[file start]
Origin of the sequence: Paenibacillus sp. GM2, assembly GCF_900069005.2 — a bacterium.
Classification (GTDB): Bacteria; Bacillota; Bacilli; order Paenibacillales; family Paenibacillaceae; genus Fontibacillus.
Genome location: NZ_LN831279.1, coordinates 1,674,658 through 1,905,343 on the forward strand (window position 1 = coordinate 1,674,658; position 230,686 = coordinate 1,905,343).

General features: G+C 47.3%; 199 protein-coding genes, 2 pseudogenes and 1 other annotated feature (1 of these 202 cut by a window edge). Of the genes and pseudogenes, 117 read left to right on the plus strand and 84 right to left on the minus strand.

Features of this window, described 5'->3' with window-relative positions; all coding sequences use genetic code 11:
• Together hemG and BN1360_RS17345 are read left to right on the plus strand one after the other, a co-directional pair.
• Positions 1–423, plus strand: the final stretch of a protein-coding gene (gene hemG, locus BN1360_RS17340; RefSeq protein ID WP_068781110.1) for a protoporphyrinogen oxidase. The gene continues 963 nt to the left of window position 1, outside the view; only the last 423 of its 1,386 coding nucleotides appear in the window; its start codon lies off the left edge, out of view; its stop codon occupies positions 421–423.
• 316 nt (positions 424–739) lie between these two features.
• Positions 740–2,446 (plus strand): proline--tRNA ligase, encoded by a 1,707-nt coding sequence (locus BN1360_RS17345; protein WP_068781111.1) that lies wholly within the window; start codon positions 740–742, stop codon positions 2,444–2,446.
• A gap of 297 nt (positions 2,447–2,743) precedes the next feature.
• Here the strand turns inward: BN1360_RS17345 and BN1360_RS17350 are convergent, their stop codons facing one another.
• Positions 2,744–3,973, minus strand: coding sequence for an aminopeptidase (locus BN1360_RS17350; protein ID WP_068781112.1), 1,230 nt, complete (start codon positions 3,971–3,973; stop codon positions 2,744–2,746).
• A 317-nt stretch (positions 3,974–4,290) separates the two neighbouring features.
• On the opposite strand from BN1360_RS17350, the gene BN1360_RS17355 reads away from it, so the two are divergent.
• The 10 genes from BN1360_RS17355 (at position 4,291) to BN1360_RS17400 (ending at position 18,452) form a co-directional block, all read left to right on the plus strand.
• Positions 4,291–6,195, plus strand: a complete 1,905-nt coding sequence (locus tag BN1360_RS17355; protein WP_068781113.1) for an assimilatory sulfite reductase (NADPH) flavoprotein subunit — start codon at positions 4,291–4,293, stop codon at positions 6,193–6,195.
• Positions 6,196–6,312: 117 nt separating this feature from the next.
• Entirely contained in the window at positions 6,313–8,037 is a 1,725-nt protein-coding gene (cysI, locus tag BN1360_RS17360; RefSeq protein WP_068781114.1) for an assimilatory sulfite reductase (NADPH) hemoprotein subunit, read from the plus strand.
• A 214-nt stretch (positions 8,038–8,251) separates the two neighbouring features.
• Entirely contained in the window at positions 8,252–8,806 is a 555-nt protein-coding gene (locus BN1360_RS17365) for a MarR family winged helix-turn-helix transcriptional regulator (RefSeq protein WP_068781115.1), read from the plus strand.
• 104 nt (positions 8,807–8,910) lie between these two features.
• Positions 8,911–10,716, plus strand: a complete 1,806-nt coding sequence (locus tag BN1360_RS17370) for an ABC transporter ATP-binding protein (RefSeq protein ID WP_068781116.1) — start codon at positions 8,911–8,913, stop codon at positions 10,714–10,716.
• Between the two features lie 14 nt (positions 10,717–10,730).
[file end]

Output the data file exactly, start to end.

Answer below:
Origin of the sequence: Paenibacillus sp. GM2, assembly GCF_900069005.2 — a bacterium.
Classification (GTDB): Bacteria; Bacillota; Bacilli; order Paenibacillales; family Paenibacillaceae; genus Fontibacillus.
Genome location: NZ_LN831279.1, coordinates 1,674,658 through 1,905,343 on the forward strand (window position 1 = coordinate 1,674,658; position 230,686 = coordinate 1,905,343).

General features: G+C 47.3%; 199 protein-coding genes, 2 pseudogenes and 1 other annotated feature (1 of these 202 cut by a window edge). Of the genes and pseudogenes, 117 read left to right on the plus strand and 84 right to left on the minus strand.

Features of this window, described 5'->3' with window-relative positions; all coding sequences use genetic code 11:
• Together hemG and BN1360_RS17345 are read left to right on the plus strand one after the other, a co-directional pair.
• Positions 1–423, plus strand: the final stretch of a protein-coding gene (gene hemG, locus BN1360_RS17340; RefSeq protein ID WP_068781110.1) for a protoporphyrinogen oxidase. The gene continues 963 nt to the left of window position 1, outside the view; only the last 423 of its 1,386 coding nucleotides appear in the window; its start codon lies off the left edge, out of view; its stop codon occupies positions 421–423.
• 316 nt (positions 424–739) lie between these two features.
• Positions 740–2,446 (plus strand): proline--tRNA ligase, encoded by a 1,707-nt coding sequence (locus BN1360_RS17345; protein WP_068781111.1) that lies wholly within the window; start codon positions 740–742, stop codon positions 2,444–2,446.
• A gap of 297 nt (positions 2,447–2,743) precedes the next feature.
• Here the strand turns inward: BN1360_RS17345 and BN1360_RS17350 are convergent, their stop codons facing one another.
• Positions 2,744–3,973, minus strand: coding sequence for an aminopeptidase (locus BN1360_RS17350; protein ID WP_068781112.1), 1,230 nt, complete (start codon positions 3,971–3,973; stop codon positions 2,744–2,746).
• A 317-nt stretch (positions 3,974–4,290) separates the two neighbouring features.
• On the opposite strand from BN1360_RS17350, the gene BN1360_RS17355 reads away from it, so the two are divergent.
• The 10 genes from BN1360_RS17355 (at position 4,291) to BN1360_RS17400 (ending at position 18,452) form a co-directional block, all read left to right on the plus strand.
• Positions 4,291–6,195, plus strand: a complete 1,905-nt coding sequence (locus tag BN1360_RS17355; protein WP_068781113.1) for an assimilatory sulfite reductase (NADPH) flavoprotein subunit — start codon at positions 4,291–4,293, stop codon at positions 6,193–6,195.
• Positions 6,196–6,312: 117 nt separating this feature from the next.
• Entirely contained in the window at positions 6,313–8,037 is a 1,725-nt protein-coding gene (cysI, locus tag BN1360_RS17360; RefSeq protein WP_068781114.1) for an assimilatory sulfite reductase (NADPH) hemoprotein subunit, read from the plus strand.
• A 214-nt stretch (positions 8,038–8,251) separates the two neighbouring features.
• Entirely contained in the window at positions 8,252–8,806 is a 555-nt protein-coding gene (locus BN1360_RS17365) for a MarR family winged helix-turn-helix transcriptional regulator (RefSeq protein WP_068781115.1), read from the plus strand.
• 104 nt (positions 8,807–8,910) lie between these two features.
• Positions 8,911–10,716, plus strand: a complete 1,806-nt coding sequence (locus tag BN1360_RS17370) for an ABC transporter ATP-binding protein (RefSeq protein ID WP_068781116.1) — start codon at positions 8,911–8,913, stop codon at positions 10,714–10,716.
• Between the two features lie 14 nt (positions 10,717–10,730).